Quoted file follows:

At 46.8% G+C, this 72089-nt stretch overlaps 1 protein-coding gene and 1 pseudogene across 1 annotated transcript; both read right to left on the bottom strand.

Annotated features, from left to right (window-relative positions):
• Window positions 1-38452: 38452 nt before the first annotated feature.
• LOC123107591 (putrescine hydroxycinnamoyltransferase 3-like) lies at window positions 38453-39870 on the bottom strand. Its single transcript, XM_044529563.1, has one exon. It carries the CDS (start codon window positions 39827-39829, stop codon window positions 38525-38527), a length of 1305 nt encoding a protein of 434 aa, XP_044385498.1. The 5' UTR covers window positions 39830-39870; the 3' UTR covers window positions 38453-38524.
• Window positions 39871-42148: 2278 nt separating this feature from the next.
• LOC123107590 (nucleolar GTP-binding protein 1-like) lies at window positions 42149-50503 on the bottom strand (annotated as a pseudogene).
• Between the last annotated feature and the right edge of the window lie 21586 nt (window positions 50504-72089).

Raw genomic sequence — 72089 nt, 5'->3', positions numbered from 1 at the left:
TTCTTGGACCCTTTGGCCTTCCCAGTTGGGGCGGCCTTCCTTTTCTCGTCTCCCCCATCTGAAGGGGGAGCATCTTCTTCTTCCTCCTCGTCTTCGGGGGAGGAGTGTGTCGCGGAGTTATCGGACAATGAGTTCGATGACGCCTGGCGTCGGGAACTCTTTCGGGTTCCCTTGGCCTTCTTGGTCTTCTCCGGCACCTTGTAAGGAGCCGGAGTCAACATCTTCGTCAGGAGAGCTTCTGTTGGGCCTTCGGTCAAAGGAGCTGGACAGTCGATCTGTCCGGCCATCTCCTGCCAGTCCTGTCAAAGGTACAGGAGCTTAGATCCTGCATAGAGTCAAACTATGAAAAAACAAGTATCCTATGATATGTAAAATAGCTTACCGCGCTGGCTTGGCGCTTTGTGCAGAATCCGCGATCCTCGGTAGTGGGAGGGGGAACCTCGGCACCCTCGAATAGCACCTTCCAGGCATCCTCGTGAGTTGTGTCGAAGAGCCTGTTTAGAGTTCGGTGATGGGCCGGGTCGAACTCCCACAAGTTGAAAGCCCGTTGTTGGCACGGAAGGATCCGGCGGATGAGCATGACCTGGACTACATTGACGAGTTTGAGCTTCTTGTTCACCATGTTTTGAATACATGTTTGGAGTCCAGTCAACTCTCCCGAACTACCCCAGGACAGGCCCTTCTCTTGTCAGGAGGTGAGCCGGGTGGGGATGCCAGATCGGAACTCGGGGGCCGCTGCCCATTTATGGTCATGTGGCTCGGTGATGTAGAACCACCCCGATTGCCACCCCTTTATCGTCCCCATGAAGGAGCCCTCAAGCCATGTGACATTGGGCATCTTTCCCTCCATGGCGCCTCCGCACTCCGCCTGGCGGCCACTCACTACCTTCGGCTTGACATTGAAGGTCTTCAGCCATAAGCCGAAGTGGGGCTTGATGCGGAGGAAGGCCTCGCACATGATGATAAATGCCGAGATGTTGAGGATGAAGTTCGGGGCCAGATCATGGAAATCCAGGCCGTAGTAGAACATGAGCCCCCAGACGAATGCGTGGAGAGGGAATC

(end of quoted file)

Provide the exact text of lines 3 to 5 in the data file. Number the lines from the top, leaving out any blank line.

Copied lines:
• Window positions 1-38452: 38452 nt before the first annotated feature.
• LOC123107591 (putrescine hydroxycinnamoyltransferase 3-like) lies at window positions 38453-39870 on the bottom strand. Its single transcript, XM_044529563.1, has one exon. It carries the CDS (start codon window positions 39827-39829, stop codon window positions 38525-38527), a length of 1305 nt encoding a protein of 434 aa, XP_044385498.1. The 5' UTR covers window positions 39830-39870; the 3' UTR covers window positions 38453-38524.
• Window positions 39871-42148: 2278 nt separating this feature from the next.